"Creativity or talent, like electricity, is something I don’t understand but something I’m able to harness and use. (…) Like electricity, creativity makes no judgment. I can use it productively or destructively. The important thing is to use it. You can’t use up creativity. The more you use it, the more you have.” - Maya Angelou
What do you first think of when thinking about creativity? For me, my mind fills with swirling lines of colour making connections and interacting with each other, sometimes they are bright and bold, sometimes they are delicate and dreamy, and sometimes they materialise into ideas ready to come out into the world. Creativity, for me, seems to be this all-encompassing word filled with possibility. It’s about making something new, thinking in a multitude of perspectives and deciding whether any of these ideas can emerge from out of the brain and into something more permanent than a fleeting thought.
The topic of creativity is an inherently complex one, with no real consensus on how to exactly define it. Despite this, as a trait, creativity has gradually amassed a plethora of interdisciplinary research with the overall conclusion being that it is intricately linked with the ability to innovate, problem-solve and be expressed in the material world. Although most often associated with artistic expression, creativity can be found everywhere: from an artist’s studio and a poet’s words, to a CEO’s business and the buildings you pass on your daily commute.
Much like a reflex, creativity seems to come naturally to those that nurture it. In fact, following the results of one of his research studies, general systems scientist George Land concluded that it is non-creative behaviour that is learned. Land’s research used a test he had created for NASA to help select innovative engineers and scientists on 1,600 children aged 3-5. The results of this study showed that 98 percent of the children tested showed creative talent. In conducting the same test on a group of 280,000 adults, the results illustrated that only two percent showed the same level of creativity. Creativity, therefore, is innate and we all have creative capabilities to some extent. So where does creativity come from, and how does it work?
In thinking about the sources of creativity, and creativity as an innate aspect of humanity, perhaps the most obvious source would be the unconscious and subconscious mind. The Abstract Expressionists, for example, valued the free expression of the unconscious, the result of which led to the creation of ground-breaking abstract works of art charged with exploring and illustrating raw emotion. Before them, the Surrealists, influenced by the writings of Sigmund Freud, believed that creativity came from deep within a person’s subconscious, and was thus more powerful and authentic than any product of conscious thought. More recently, Jack White in conversation with Doug Aitken describes how an individual’s surrounding environment plays an important role in influencing creativity and inspirations.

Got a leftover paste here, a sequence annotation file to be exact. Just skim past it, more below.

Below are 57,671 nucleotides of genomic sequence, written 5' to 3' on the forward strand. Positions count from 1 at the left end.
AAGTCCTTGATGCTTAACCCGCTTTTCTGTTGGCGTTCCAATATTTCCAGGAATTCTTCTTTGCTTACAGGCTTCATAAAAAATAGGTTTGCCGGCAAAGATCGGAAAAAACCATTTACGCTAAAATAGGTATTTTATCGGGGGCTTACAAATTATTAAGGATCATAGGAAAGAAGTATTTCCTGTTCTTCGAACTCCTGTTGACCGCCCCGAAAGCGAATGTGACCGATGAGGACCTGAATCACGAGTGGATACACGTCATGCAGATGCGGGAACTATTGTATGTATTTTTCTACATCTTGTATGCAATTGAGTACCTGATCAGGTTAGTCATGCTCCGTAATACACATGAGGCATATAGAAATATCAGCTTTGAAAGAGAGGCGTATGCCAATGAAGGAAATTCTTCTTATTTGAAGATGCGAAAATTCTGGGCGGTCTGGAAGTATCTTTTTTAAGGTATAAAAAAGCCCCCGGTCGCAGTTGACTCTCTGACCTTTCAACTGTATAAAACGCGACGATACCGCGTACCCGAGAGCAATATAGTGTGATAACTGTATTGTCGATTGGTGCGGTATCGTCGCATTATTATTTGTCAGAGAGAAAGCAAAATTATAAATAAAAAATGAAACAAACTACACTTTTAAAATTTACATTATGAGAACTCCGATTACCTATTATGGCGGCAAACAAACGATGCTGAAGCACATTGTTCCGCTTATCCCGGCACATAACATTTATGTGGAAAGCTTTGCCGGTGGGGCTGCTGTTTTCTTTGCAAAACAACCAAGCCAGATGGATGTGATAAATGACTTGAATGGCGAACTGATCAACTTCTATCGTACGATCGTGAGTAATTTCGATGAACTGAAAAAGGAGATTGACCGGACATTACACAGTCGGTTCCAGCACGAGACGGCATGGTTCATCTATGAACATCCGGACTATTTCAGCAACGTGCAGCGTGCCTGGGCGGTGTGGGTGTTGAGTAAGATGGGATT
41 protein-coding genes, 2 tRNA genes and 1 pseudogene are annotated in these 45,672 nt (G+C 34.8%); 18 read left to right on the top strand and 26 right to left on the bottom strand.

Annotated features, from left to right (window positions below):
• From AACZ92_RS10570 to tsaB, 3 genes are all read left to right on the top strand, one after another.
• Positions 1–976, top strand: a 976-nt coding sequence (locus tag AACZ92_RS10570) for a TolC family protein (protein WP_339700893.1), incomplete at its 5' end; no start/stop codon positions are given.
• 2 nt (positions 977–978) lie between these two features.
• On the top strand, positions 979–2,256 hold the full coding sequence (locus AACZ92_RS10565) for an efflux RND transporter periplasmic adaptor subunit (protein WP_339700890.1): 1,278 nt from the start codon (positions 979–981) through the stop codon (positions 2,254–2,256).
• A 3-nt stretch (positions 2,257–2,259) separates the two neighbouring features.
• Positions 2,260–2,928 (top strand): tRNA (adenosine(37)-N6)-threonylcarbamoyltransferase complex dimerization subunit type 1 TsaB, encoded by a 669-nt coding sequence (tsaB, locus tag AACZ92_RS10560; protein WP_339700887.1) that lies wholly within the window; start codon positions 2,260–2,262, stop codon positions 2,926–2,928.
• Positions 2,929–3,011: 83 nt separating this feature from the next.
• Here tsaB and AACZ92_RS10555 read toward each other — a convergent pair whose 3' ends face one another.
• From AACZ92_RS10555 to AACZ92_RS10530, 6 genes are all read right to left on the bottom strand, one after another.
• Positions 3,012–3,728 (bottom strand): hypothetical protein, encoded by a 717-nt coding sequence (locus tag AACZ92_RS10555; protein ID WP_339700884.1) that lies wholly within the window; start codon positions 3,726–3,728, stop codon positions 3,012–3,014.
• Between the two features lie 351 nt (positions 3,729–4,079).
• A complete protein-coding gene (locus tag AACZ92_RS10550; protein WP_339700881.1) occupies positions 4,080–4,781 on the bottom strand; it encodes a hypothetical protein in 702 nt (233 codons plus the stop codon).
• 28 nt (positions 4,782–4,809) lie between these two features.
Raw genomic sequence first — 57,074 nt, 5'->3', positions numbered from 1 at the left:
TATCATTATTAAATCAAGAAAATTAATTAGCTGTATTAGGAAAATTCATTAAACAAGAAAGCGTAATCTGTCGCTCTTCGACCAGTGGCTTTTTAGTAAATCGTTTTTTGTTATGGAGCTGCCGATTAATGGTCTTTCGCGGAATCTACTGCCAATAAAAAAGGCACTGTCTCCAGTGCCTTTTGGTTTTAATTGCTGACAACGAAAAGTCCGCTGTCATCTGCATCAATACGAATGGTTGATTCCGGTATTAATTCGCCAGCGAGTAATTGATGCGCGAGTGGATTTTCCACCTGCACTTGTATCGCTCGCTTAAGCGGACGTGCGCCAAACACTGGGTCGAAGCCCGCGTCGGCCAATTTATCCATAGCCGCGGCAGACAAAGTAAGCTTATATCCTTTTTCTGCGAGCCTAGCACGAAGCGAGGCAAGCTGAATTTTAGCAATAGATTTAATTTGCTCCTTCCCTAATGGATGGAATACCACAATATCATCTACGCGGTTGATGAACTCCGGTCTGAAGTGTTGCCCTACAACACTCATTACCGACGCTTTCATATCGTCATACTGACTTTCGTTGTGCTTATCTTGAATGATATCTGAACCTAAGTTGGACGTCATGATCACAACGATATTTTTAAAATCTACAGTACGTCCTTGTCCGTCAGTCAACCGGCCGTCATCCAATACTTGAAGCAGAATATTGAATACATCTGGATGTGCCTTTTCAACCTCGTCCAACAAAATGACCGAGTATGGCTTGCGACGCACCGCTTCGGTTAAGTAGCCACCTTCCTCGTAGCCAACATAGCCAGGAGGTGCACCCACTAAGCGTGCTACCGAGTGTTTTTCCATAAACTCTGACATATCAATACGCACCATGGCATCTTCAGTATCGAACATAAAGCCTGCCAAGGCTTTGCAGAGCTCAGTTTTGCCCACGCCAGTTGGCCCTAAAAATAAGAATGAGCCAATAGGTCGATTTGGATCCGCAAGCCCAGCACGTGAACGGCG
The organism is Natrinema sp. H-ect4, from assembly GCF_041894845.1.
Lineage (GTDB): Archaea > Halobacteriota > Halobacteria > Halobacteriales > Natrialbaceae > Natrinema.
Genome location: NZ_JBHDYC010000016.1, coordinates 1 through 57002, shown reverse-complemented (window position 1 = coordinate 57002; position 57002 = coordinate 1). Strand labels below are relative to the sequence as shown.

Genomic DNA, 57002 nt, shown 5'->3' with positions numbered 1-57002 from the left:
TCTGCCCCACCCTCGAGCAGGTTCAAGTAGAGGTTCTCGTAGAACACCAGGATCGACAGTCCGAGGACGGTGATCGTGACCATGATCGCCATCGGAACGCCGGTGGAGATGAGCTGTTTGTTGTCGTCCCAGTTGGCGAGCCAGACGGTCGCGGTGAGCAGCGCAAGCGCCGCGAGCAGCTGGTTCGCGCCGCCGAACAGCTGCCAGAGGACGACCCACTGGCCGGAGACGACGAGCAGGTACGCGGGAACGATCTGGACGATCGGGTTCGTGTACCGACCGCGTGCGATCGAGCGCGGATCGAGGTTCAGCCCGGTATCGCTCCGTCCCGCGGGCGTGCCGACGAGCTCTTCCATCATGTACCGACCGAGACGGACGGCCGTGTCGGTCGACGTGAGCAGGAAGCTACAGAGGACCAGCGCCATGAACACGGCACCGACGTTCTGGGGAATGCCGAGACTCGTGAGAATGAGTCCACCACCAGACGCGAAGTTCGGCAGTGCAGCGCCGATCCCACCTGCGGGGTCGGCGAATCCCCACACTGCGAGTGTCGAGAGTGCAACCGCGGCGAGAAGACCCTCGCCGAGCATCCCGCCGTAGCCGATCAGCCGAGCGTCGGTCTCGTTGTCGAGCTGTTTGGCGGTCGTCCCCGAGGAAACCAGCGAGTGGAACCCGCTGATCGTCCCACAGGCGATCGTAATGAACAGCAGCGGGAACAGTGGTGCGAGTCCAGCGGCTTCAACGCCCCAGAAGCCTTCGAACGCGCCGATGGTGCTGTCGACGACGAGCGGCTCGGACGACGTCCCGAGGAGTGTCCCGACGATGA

As such, creativity seems to possess an air of inexplicable spirituality and connectivity in that it can appear randomly. It is about being receptive to your surroundings and allowing the self to be exposed to new experiences and learning. Creativity must be nurtured and allowed room for expression, and each individual has their own way of doing this. For some a great conduit for creativity is physical exertion such as running, for others it’s having a long shower in the morning. Personally, I am at my most creative when I’m working on my artwork, or when I am in a hypnagogic state of consciousness (that elusive stage of just about falling asleep, where anything could jolt me awake, but I’m not quite fully asleep yet and my mind runs rampant with hallucinations).
In quoting Maya Angelou, the most important thing about creativity is that each individual has an endless reserve which expands the more you use it. It is not a trait that has to always make sense and, as it is becoming increasingly evident to me whilst trying to write this article, creativity is very much an elusive trait that is truly difficult to define. However, I conclude that the overarching source of creativity is the self, and how creativity appears, or manifests is jolted by external factors that may lead to certain moments of inspiration. Harnessing creativity therefore must be about personal discipline and work, and this becomes evident in the fact that creativity, as illustrated, can be unlearned.
Words - Arietta Chandris
Copy edited by Elena Stanciu